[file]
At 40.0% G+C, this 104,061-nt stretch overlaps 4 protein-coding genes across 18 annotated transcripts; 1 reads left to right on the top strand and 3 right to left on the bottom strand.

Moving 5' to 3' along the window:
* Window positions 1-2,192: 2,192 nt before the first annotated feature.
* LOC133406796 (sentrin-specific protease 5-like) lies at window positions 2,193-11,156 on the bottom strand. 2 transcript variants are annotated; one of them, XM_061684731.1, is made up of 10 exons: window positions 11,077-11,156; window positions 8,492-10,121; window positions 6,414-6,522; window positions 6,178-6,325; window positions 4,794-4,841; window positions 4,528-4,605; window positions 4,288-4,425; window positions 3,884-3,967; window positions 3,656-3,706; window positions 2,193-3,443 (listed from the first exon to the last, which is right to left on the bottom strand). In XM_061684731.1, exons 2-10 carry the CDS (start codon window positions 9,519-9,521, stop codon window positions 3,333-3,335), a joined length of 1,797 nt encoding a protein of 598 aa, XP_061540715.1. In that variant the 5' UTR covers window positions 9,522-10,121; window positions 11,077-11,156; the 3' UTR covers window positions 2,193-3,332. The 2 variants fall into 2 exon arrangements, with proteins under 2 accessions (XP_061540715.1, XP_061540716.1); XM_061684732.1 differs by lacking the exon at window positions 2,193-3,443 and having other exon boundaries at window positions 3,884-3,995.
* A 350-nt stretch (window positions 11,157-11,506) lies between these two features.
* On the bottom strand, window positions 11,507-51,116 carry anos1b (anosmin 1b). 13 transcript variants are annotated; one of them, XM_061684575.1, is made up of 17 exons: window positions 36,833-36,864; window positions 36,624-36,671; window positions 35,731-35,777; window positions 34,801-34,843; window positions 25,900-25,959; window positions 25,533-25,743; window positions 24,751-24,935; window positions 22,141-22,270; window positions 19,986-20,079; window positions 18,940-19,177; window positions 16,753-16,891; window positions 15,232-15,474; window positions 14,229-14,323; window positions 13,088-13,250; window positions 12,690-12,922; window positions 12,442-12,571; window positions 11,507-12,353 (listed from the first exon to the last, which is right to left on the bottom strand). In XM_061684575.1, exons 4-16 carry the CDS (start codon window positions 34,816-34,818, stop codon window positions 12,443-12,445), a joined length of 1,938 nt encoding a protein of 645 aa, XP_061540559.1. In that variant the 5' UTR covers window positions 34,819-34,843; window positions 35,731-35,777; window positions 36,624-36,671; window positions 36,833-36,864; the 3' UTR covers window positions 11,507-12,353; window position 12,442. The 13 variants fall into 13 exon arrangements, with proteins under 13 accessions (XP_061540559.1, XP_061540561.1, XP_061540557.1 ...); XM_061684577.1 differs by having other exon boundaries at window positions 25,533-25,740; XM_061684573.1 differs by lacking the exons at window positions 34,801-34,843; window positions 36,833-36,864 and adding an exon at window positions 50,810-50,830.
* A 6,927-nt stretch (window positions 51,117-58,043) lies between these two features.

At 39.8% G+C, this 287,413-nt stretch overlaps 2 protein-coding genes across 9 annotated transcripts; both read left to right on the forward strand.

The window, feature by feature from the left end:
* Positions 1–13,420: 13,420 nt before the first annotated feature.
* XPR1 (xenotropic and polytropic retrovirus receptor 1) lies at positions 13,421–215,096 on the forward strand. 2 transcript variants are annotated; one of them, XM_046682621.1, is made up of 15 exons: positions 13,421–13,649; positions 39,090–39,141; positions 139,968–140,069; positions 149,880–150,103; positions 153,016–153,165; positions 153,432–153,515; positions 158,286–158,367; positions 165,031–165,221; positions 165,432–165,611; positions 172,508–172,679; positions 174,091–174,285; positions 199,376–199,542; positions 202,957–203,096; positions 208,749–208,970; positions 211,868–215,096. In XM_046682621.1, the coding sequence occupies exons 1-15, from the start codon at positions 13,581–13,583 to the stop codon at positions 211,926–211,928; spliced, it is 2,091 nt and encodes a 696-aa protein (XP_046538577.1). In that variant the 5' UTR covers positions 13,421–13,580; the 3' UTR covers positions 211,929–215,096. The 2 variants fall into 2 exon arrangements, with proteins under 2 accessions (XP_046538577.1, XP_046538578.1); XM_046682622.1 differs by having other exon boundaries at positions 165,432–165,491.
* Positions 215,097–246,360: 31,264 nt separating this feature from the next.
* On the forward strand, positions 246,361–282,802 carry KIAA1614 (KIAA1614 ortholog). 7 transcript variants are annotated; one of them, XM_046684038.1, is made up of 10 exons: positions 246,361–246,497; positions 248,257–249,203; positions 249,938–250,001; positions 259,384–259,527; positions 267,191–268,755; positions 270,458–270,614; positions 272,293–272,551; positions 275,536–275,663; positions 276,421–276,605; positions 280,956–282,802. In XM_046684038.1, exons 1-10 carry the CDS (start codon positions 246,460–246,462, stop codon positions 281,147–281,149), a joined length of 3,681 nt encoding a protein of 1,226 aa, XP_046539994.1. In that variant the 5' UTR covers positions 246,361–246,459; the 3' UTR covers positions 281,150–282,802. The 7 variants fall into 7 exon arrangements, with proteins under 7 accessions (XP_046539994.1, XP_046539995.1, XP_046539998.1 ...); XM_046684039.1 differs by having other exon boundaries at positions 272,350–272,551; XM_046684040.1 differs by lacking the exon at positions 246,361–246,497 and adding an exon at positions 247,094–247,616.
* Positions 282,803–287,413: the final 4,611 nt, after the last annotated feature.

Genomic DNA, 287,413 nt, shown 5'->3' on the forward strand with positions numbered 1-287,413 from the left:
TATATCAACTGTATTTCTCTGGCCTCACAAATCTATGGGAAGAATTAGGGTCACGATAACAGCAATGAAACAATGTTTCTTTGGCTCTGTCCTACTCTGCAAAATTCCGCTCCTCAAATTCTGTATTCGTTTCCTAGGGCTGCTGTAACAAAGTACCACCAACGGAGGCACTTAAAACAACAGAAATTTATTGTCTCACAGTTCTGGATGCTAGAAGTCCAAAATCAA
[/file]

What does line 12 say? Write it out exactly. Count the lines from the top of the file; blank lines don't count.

* Positions 215,097–246,360: 31,264 nt separating this feature from the next.